It is my belief that there are two pieces of essential cocktail wisdom that everyone who takes a sip really should know.
- Fresh juice whenever possible and never partake of packaged sour mix for it is Satan’s cordial.
- Vermouth goes bad. Buy vermouth in small bottles, if possible, and always store it in the refrigerator after you’ve opened, try to use it within a month. That stuff you’re parents kept in the liquor cabinet for 10 years has ruined countless lives.
In recent years, Carpano Antica has become the go-to higher-end sweet vermouth for the simple reason that it’s awesome. Rich with an edge that’s bitter yet somehow comfortable and just a touch chocolate-esque, it’s pretty wonderful if also pretty expensive and not neccessarily ideal for every sweet vermouth cocktail. I had opened a small bottle for last week’s drink and wanted to make the best use of this stuff that’s about double the price of the usual go-tos like Martini and Noilly Pratt.
And so I found the Carpano-rita in the pages of Food and Wine among two other sweet Carpano-centric recipes. It uses, somewhat unexpectedly, blanco tequila as its base spirit and it works. The writers suggest accurately that it tastes just a bit like a Margarita, and the good news is there’s no need for a salt rim!
1 1/2 ounces blanco/silver/white tequila
1 ounce Carpano Antica
3/4 ounce fresh lemon juice
1 teaspoon agave (syrup?) (see below)
lemon wheel, wedges, or twist (desirable garnishes)
Combine the ingredients in a cocktail shaker and shake vigorously. Strain into a cocktail glass with fresh ice. Stir a few times, add your garnish and drink the damn thing.
First thing’s first. Because I’m a stinker, I couldn’t resist trying this with two of Carpano’s competitors. Dolin’s is still on the higher end but only a few bucks cheaper and very nice stuff. Sadly, it completely disappeared and made for a drink that was just kind of sour and not much else. A few bucks cheaper still but with more of an edge to its flavor, good old reliable Martini tried it’s best to make an impact but it just couldn’t cut the mustard.
This drink was designed for Carpano and that’s just what you’re going to have to use. Thanks to the richness of a vermouth made by an outfit that claims to have invented vermouth back in the 18th century, the drink achieves a very nice balance between the tartness of the lemon juice and the flavor of agave.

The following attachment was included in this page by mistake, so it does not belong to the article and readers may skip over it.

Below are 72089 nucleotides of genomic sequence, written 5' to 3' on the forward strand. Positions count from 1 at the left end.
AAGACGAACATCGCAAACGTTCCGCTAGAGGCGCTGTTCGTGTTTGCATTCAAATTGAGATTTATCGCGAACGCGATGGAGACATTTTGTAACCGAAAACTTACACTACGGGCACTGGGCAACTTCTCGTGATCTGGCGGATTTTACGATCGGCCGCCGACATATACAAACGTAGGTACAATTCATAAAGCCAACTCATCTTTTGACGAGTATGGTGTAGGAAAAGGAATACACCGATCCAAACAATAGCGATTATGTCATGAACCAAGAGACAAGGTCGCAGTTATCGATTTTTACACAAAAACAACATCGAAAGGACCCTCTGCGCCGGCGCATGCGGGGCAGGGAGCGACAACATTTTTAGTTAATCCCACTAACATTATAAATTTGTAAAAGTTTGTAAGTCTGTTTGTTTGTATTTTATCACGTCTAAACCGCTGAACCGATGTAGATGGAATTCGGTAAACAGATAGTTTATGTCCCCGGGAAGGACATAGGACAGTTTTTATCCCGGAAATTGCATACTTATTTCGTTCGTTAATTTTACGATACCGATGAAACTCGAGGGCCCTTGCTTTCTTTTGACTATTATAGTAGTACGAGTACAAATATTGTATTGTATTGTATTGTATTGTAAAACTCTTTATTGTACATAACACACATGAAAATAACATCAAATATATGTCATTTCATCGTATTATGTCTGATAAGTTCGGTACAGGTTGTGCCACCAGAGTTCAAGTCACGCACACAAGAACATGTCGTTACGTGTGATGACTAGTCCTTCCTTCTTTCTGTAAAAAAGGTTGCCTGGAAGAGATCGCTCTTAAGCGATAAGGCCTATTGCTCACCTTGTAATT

Speaking of agave, my one modification to this recipe is that original somewhat confusedly calls for agave syrup, which it says is agave deiluted with an equal amount of warm water. The only problem with that is the stuff you buy at the store is already called agave syrup. Assuming that syrup was syrup was syrup I used the 1/4 ounces given in the original recipe the first time around and it was a bit sickly sweet. On later versions, I chose not to diluste the stuff and simply used about half as much, and the results were pretty awesome.
Your choice of tequila will make a difference. Don’t even think about altering the recipe with a reposada tequila because I tried that and it was medicinal tasting, at best. I used the last of my bottle of high-end silver Casa Noble vastly better effect and the flavor of the agave plant was very present in a way that tequila fanciers will very much enjoy. Roca Patron was somewhat milder but the tequila flavor still came through. Finally, the inexpensive but totally respectable Sauza Blue Silver was content to mostly remain in the background but that just let the that wonderful Carpano flavor become a bit stronger and there was nothing at all wrong with that.